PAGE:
Generally, we all know that wind turbines generate electricity using wind power. However, if you were to ask most people how this process works, they’d be confused.
This is despite the fact that humans have been using wind power for electricity since the 1800s and to power ships for much longer than that.
The number of wind farms around the world has also grown considerably over the years, along with the development of smaller operations.
All in all, wind power will continue to be an essential aspect of humanity’s energy mix going into the future.
Therefore it’s worth asking the question: how do wind turbines work step by step?
How Does a Wind Turbine Work? (Steps)
Early models of the wind turbine had a slightly different design to what they are today. First of all, they had flat blades that were turned at an angle that was best for maximizing rotation.
Over time, the rotor design evolved to include an airfoil shape that made the blades heavier than air and more efficient overall.
Airfoil shaped blades are the standard nowadays when it comes to rotor design.
Another important consideration is blade length because it plays a major role in the turbine blades’ overall performance.
Longer blades are often made from lightweight yet durable materials so that they can deliver more torque.
Top speed is another aspect of the rotor design that you have to know if you’re interested in wind turbines.
For instance, a rotor that measures 100 meters in diameter will most likely travel at 15 RPM, which means its top speed will be 175 MPH or 4,710 m/min.
Although this increases the blades’ efficiency to a point, it also increases the rate of blade erosion and can be a hazard to birdlife. Even the sound that it makes at that speed can be quite annoying.
The good news is that research is underway to develop a silent or quieter rotor.
Furthermore, wind turbines are made to have three blades per rotor in order to prevent blade interference and a phenomenon known as the Betz Limit.
The Betz Limit happens when the air behind the rotor stops moving because the rotor has extracted all of the kinetic energy in the wind.
Types of Wind Turbines
Wind turbines come in two different designs; namely vertical axis turbines and horizontal axis turbines.
Vertical axis wind turbines are characterized by blades that turn parallel to the ground while horizontal axis wind turbine blades rotate perpendicular to the ground.
Vertical axis wind turbines are considered to be the most efficient because they work regardless of the wind’s direction. Vertical axis turbines come in different types too.
There are eggbeater turbines or Darrieus which have aeroplane wing-like blades that move in a horizontal direction.
Meanwhile, Savonius turbines have cup-shaped blades that they use to effectively “catch” the wind. Each of these models has its own set of issues to be aware of, mostly pertaining to efficiency.
The invention of the world’s first electric generator came in the year 1831 courtesy of Michael Faraday.
For the first time, humans discovered that it was possible to create an electrical current through the use of a rotating magnetic field.
Obviously, technologists have made significant improvements to this design since then, with a few variations having been developed for wind turbines.
DC generators are great for smaller wind turbines specifically, as larger models are typically connected to a central power grid and use AC energy.
Small-sized turbines are able to direct energy straight to the generator because they spin at extremely fast speeds.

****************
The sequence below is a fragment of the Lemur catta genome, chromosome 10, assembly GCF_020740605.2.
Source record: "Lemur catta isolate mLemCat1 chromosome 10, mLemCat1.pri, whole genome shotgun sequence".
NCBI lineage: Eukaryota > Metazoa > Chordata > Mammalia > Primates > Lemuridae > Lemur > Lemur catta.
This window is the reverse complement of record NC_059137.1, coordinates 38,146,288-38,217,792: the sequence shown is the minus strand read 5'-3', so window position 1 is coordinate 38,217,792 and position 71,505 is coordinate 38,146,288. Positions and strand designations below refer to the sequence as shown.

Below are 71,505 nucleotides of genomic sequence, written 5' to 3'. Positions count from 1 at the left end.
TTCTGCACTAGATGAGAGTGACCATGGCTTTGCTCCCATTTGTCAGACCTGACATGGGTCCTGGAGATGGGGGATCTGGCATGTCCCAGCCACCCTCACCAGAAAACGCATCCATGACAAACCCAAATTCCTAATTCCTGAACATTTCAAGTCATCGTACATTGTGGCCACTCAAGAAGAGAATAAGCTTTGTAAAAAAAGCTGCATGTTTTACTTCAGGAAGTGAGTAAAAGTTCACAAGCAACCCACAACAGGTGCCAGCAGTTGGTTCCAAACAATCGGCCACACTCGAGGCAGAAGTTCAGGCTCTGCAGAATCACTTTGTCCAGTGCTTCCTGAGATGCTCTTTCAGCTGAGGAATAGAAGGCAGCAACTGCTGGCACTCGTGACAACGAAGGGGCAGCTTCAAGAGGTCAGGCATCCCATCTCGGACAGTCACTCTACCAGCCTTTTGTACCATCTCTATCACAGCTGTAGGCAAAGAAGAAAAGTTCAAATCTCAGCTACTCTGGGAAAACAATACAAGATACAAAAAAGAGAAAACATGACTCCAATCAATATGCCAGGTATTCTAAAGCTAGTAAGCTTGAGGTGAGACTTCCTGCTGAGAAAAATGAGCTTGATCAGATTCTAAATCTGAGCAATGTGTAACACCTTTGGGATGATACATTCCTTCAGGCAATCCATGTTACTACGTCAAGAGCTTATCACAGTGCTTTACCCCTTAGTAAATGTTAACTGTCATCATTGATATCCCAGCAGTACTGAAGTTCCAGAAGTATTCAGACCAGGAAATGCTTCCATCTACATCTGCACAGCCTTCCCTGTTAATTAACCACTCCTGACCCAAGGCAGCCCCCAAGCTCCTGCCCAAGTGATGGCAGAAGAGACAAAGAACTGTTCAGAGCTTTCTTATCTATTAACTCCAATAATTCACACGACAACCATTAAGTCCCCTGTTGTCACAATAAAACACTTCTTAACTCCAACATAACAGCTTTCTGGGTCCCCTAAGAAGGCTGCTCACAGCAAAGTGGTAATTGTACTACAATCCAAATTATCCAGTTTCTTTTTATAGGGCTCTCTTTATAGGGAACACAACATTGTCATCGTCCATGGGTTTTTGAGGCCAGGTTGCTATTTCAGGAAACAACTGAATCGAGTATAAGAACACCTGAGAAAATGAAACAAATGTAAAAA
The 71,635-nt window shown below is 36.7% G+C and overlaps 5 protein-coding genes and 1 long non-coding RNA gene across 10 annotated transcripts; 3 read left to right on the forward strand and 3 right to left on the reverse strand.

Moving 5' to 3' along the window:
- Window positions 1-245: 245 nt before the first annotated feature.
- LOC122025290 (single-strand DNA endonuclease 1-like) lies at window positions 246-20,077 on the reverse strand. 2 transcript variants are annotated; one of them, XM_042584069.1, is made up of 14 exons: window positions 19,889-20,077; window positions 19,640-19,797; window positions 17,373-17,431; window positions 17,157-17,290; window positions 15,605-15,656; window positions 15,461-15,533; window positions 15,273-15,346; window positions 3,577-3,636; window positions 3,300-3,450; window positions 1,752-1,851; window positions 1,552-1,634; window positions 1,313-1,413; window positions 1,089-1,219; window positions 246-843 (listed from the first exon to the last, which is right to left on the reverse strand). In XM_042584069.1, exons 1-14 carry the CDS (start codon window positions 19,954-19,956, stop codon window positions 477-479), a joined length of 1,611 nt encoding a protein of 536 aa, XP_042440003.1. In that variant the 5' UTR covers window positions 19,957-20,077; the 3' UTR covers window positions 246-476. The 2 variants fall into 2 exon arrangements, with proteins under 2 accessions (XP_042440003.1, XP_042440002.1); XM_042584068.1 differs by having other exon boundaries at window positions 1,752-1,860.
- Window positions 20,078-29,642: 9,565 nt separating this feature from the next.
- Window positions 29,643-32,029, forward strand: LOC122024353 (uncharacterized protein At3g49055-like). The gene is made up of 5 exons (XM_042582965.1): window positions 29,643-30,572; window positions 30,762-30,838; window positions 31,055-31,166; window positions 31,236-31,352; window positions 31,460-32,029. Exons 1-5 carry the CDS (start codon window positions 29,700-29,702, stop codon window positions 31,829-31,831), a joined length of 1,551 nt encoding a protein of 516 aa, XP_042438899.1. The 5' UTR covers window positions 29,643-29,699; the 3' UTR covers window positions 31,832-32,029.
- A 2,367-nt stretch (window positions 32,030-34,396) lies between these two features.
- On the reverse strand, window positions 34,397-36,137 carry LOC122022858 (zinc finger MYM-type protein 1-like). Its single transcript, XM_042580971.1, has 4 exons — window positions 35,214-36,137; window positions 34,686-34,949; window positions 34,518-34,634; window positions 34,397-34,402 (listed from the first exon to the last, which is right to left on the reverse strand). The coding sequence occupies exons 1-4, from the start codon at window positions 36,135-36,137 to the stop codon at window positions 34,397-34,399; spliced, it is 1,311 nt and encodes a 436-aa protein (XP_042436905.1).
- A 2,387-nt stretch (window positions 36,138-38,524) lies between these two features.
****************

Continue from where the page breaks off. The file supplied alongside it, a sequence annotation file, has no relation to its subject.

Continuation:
However, larger turbines rely on a transmission or a gearbox in order to create enough speed and power.
What’s the best way for a wind turbine to work efficiently without encountering turbulence?
First of all, you have to look into the design of the tower. There’s likely to be additional turbulence near the ground than higher up.
This is produced by the surface of the Earth which is known as the boundary layer, and the tower is designed to keep the turbine above this line.
On the flip side, the rotor needs to be placed in a high position in order to achieve maximum efficiency.
Meanwhile, the tower will experience additional pressure because the wind is doing a push and pull motion in which it’s pushing the tower while turning the rotor.
A taller tower acts as a long lever that’s supported by the base of the tower since the rotor is attached to an aerodynamically designed nacelle that helps to minimize drag.
Large towers are usually designed to have a cylindrical cross-section in order to avoid the drag caused by latticework towers. As a result, cylindrical towers experience a reduced amount of drag when compared to latticework towers.
Needless to say, there’s plenty of room for improvement when it comes to the design of wind turbine towers, and current research is mostly focused on improving strength and design while lowering construction costs.
Wind turbines are complex pieces of machinery that are made of many different parts.
While this guide has been rather short and concise, we hope that it has covered the most essential aspects of wind turbine design and performance.
Hopefully, you can now answer questions like how fast do wind turbines spin or what is the best shape for a wind turbine blade.
This information will help you to better explain how wind turbines work to someone who’s a skeptic of sustainable energy.
It’s important now more than ever for the human race to shift to more sustainable forms of energy like wind power in order to ensure the survival of our planet.
Fossil fuels are an obsolete form of energy that’s no longer sustainable for the longevity of the Earth and its inhabitants.
So it’s crucial that we continuously raise awareness about the benefits offered by wind turbines, and the only way to do that effectively is to be knowledgeable ourselves.